The CVC HeartBeat: All the latest information about heart health and wellness from the experts at the University of Michigan Frankel Cardiovascular Center, nationally ranked for heart care by U.S. News & World Report. To make an appointment, call us at 1-888-287-1082.
The U-M Call Center team (from left): Cheryl Palmer, Sandy Coffey, Andrea Navarre and Ashley Chang.
Your primary physician just recommended you see a cardiologist for a suspected heart condition. So where do you go from here?
If you decide you’d like to see a University of Michigan Frankel Cardiovascular Center cardiologist, the process is straightforward, beginning with a call to one of our Call Center professionals.
Call Center professionals are here to help guide you through the process of identifying the right cardiologist.
“We start by gathering as much information from the caller as possible,” says Andrea Navarre. This includes a diagnosis (if one was given by the primary doctor) and a description of any symptoms the person is experiencing. “We realize that finding the right doctor can be overwhelming. That’s why we’re here to provide guidance and to point each caller to a cardiologist who aligns with his or her specific diagnosis or needs.” Continue reading →
Dr. Kim Eagle and his medical team do their “bedside rounding” where they meet with the patient to discuss her medical plan as well as any concerns or questions.
At a teaching hospital like the University of Michigan, your room is likely to fill up with many new faces when the doctor makes his or her rounds. And you’re probably wondering: Who are all these people in my room??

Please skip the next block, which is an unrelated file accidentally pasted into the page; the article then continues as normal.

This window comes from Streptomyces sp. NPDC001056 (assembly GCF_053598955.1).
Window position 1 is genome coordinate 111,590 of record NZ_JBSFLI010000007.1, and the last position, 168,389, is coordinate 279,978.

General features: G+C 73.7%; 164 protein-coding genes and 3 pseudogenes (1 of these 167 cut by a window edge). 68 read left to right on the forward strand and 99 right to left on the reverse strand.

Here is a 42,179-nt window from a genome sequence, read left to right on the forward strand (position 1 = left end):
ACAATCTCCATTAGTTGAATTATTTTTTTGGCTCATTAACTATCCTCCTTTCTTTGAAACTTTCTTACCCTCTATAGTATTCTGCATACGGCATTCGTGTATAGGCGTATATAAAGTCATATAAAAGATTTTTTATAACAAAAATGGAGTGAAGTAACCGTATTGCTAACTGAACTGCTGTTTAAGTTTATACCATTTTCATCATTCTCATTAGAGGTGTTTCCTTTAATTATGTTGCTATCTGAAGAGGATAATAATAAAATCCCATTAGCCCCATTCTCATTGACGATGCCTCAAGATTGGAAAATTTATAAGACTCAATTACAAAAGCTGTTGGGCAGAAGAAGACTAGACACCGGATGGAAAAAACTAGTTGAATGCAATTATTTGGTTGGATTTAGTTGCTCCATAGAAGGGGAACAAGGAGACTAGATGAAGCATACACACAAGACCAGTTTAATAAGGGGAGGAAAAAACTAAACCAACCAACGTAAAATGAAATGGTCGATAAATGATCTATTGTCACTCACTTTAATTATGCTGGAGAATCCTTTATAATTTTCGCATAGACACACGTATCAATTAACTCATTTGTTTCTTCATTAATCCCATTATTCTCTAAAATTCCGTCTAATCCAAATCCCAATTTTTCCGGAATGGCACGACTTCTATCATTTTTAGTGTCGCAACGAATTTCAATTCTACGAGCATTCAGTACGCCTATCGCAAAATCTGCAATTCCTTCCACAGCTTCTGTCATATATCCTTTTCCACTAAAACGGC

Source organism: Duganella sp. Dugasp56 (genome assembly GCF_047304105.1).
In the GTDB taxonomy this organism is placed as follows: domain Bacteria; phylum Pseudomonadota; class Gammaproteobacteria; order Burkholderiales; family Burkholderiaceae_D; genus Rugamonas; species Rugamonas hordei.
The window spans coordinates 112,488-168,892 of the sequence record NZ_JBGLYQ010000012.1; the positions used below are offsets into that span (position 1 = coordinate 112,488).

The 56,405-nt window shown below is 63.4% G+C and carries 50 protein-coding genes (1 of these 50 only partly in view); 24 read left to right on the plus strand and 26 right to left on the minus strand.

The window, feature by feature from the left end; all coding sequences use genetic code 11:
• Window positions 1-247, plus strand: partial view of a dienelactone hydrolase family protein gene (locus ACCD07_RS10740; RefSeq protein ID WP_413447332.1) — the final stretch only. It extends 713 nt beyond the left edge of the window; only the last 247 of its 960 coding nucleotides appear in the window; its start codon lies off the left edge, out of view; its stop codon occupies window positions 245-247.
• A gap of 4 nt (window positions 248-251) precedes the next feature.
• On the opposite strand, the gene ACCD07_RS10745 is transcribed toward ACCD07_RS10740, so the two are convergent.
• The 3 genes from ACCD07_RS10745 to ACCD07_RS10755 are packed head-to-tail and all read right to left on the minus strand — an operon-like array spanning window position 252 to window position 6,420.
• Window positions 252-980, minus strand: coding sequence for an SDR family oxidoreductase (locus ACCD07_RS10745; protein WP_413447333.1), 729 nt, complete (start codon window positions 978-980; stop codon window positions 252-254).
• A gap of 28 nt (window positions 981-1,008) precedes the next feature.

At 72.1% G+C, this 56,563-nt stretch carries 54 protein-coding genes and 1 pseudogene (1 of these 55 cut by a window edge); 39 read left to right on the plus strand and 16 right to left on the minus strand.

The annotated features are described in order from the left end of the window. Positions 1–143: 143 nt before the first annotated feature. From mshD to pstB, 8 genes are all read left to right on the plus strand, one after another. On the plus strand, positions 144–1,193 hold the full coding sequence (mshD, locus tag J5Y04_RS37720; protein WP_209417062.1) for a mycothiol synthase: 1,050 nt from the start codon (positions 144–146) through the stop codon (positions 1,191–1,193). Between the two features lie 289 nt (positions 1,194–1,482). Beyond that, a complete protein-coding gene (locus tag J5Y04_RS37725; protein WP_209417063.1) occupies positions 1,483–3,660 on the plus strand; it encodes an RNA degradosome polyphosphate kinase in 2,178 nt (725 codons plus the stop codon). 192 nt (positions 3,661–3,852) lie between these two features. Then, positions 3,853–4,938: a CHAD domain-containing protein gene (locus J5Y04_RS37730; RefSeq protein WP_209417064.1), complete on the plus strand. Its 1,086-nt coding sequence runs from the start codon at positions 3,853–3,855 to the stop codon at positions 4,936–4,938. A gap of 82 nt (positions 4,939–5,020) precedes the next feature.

The answer is simple and complex: They’re all there to care for you, and each has a specific reason for being in your room. Here’s a rundown of some of the people who might be in your room and what they do:
The attending physician or senior physician (your doctor) is also the “teacher” physician.
A pharmacy student as well as a clinical pharmacist “teacher” monitors your medications.
A social worker is a healthcare professional trained to assist with social needs.
A nurse practitioner is a nurse with a graduate level of education who’s trained to diagnose and treat disease.
A physician’s assistant is a medical professional with graduate level education who’s trained to diagnose and treat disease.
Medical students are learning your history as part of their education.
Residents are physicians who are learning to deliver patient care.
Michele Derheim, RN, hopes to inspire others to participate in the 2015 Heart Walk
Michele Derheim, RN, will be among the hundreds of U-M employees who gather on the campus of Eastern Michigan University on May 9. They’ll be participating in the American Heart Association’s 2015 Washtenaw County Heart Walk/5K Run to help raise funds for the fight against heart disease and stroke.
Inspired by her 78-year-old father who suffers with peripheral arterial disease, Michele is currently recruiting runners for her team, “Hearts on the Run.” A born motivator, she hopes to inspire others to participate in the Heart Walk and to embrace a healthy lifestyle, something she did eight years ago in anticipation of her 40th birthday.